Andrea Blood of The Girls Pt 2November 29, 2015
Andrea Blood is half of the fantastic artist duo The Girls. Here she talks feminism and lobsters! See Part One of our interview here:
Andrea Blood – Talking feminism and lobsters!
About making the work
Genevieve Jones: Do you hand make your costumes and props or use existing objects or a combination of the two? Do you collect objects and materials with the feeling that they’ll come in handy one day for a project?
Andrea Blood: A combination of the two usually. Zerelda is very good at sourcing base garments and fabrics and I’m good at putting them together, embellishing them and making them work for our needs. Some costumes are completely made from scratch, like the ‘Care Bear’ costumes. Those were completely freestyle, even the belly pictures.
But since it’s become quite easy to source unique stuff via the internet I’ve stopped hoarding stuff on the basis that it might one day be useful. It’s freed up a lot of my time plus wardrobe and head space!
GJ: Do you have a very specific look in mind or does it change as you go along?
AB: I start with a very strong idea of what I want to create. Once that is completed I live with it for a few days to reflect and add further elements if necessary. Some costumes have been worked on again and again after each performance. What can I say? I’m a tweaker.
GJ: Do you keep costumes and props or do they get recycled into new projects? Is your home full of wonderful details from your work you couldn’t bear to part with?
We have a lock up, plus lofts, and parents/siblings lofts. Actually we’re having a clear out soon which will be a big relief.
GJ: How do you feel about Photoshop in your photographic works, do you add things in and touch things up by computer?
AB: We use Photoshop sometimes if we think it helps make the image more readable. But all the important elements are in camera. I’m a bit low-tech when it comes to computer skills, I’d always much rather cut and paste pictures. Our 1980’s inspired photo-story magazine The PaperEaters, developed as part of our residency in Selfridges in 2010 and in collaboration with The Photographers’ Gallery, was completely created by hand, hence the limited run!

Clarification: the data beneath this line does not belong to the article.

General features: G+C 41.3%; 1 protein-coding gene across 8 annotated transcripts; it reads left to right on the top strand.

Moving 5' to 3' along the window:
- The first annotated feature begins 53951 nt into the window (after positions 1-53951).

About Diamonds and Toads
GJ: My interpretation, and please correct me if I’m wrong, is that it’s quite a feminist work about idealized women both in fairy-tales and in art. Although as a viewer you are invited to assume the male gaze and peer at the details of your tableaux, it’s quite hard to do this when the female model in the picture stares back at you! Can you tell me about the work?
AB: It is a feminist piece, we are exploring the ever-present notion of ideal femininity as this utterly passive & mute thing; valued and worshiped for physical beauty alone. It’s a visual statement on how society and the media regulate women. Our only challenge to the viewer’s scrutiny is our piercing gaze right back at them. I hope the piece evokes other feelings in people too, but I don’t want to be too prescriptive as to what people should think. Part of the enjoyment for me is to hear and see the range of people reactions. We performed the piece at the 2013 Venice Biennial, and the crowd were very emotional and some very vocal. They couldn’t read any of the blurb in English telling them what it was about; they were just responding on an instinctual level. Great!!
GJ: I bet everyone asks you this, but is it hard to stay still for so long? And do you pick out people in the crowd to stare at particularly?
AB: If someone is really taking the time to engage with the work then I like to catch their eye and follow them around the piece and hopefully make a connection with them. If I get that time with someone I really try and give a lot of myself through my eyes alone. It can be a very intimate moment. I had some really moving experiences during our last show in London at the Chelsea Arts Theatre as part of the Sacred performance festival, this again was curated by the Live Art Development Agency (London) as part of the Just Like a Woman programme. They were a very thoughtful and respectful crowd who really seemed to get the piece on many levels.
About The Future
GJ: In the past you have done live performances, on site residencies, community pageants and photography, and have worked closely with your artistic partner, Zerelda Sinclair. Where do you see your future practice headed towards?
AB: The world is our lobster! We have known each other since we were 16 years old and have worked exclusively together since 20…that’s almost 20 years! Albeit with a few gaps in between. As we have aged the need to make work exclusively together has lessened, in that we want to be open to explore whatever possibilities come our way. Be that together or apart. So I see the future as continuing to work together on new projects but also developing our own artistic works independently and with other collaborators too. Exciting times!
GJ: What is your favourite colour?
AB: Obviously that has to be red. The colour of Blood!
You can find The Girls website, with details of upcoming shows and more images and videos at www.thegirls.co.uk
You can read part 1 here: